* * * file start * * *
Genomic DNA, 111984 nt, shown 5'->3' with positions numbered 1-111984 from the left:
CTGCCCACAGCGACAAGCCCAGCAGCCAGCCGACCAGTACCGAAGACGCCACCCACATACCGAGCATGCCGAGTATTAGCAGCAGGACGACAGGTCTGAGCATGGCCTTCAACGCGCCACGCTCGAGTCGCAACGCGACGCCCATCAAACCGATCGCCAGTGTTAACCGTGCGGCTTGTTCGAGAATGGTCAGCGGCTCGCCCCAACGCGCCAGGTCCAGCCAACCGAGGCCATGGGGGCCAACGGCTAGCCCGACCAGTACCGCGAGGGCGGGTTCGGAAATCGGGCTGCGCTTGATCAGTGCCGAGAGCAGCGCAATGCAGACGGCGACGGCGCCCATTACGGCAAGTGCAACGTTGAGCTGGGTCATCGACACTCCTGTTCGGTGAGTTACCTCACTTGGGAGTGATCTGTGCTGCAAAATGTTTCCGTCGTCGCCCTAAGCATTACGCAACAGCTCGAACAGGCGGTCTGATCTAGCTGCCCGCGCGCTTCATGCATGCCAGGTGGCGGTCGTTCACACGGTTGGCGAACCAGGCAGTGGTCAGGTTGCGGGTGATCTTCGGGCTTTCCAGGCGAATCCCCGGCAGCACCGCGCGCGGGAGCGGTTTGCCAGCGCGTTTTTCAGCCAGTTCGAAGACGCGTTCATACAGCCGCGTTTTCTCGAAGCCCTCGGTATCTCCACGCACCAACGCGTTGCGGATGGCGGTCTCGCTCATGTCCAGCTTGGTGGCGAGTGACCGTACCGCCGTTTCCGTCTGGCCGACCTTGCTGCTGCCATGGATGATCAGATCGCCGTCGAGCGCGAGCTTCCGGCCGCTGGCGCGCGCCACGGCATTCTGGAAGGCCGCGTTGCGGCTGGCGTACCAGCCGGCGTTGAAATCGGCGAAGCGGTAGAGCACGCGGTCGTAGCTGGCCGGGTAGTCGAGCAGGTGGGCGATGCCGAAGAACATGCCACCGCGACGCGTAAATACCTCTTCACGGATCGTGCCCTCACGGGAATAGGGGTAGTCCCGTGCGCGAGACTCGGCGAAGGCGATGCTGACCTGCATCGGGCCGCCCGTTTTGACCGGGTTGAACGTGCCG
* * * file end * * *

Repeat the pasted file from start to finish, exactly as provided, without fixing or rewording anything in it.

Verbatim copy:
Genomic DNA, 111984 nt, shown 5'->3' with positions numbered 1-111984 from the left:
CTGCCCACAGCGACAAGCCCAGCAGCCAGCCGACCAGTACCGAAGACGCCACCCACATACCGAGCATGCCGAGTATTAGCAGCAGGACGACAGGTCTGAGCATGGCCTTCAACGCGCCACGCTCGAGTCGCAACGCGACGCCCATCAAACCGATCGCCAGTGTTAACCGTGCGGCTTGTTCGAGAATGGTCAGCGGCTCGCCCCAACGCGCCAGGTCCAGCCAACCGAGGCCATGGGGGCCAACGGCTAGCCCGACCAGTACCGCGAGGGCGGGTTCGGAAATCGGGCTGCGCTTGATCAGTGCCGAGAGCAGCGCAATGCAGACGGCGACGGCGCCCATTACGGCAAGTGCAACGTTGAGCTGGGTCATCGACACTCCTGTTCGGTGAGTTACCTCACTTGGGAGTGATCTGTGCTGCAAAATGTTTCCGTCGTCGCCCTAAGCATTACGCAACAGCTCGAACAGGCGGTCTGATCTAGCTGCCCGCGCGCTTCATGCATGCCAGGTGGCGGTCGTTCACACGGTTGGCGAACCAGGCAGTGGTCAGGTTGCGGGTGATCTTCGGGCTTTCCAGGCGAATCCCCGGCAGCACCGCGCGCGGGAGCGGTTTGCCAGCGCGTTTTTCAGCCAGTTCGAAGACGCGTTCATACAGCCGCGTTTTCTCGAAGCCCTCGGTATCTCCACGCACCAACGCGTTGCGGATGGCGGTCTCGCTCATGTCCAGCTTGGTGGCGAGTGACCGTACCGCCGTTTCCGTCTGGCCGACCTTGCTGCTGCCATGGATGATCAGATCGCCGTCGAGCGCGAGCTTCCGGCCGCTGGCGCGCGCCACGGCATTCTGGAAGGCCGCGTTGCGGCTGGCGTACCAGCCGGCGTTGAAATCGGCGAAGCGGTAGAGCACGCGGTCGTAGCTGGCCGGGTAGTCGAGCAGGTGGGCGATGCCGAAGAACATGCCACCGCGACGCGTAAATACCTCTTCACGGATCGTGCCCTCACGGGAATAGGGGTAGTCCCGTGCGCGAGACTCGGCGAAGGCGATGCTGACCTGCATCGGGCCGCCCGTTTTGACCGGGTTGAACGTGCCG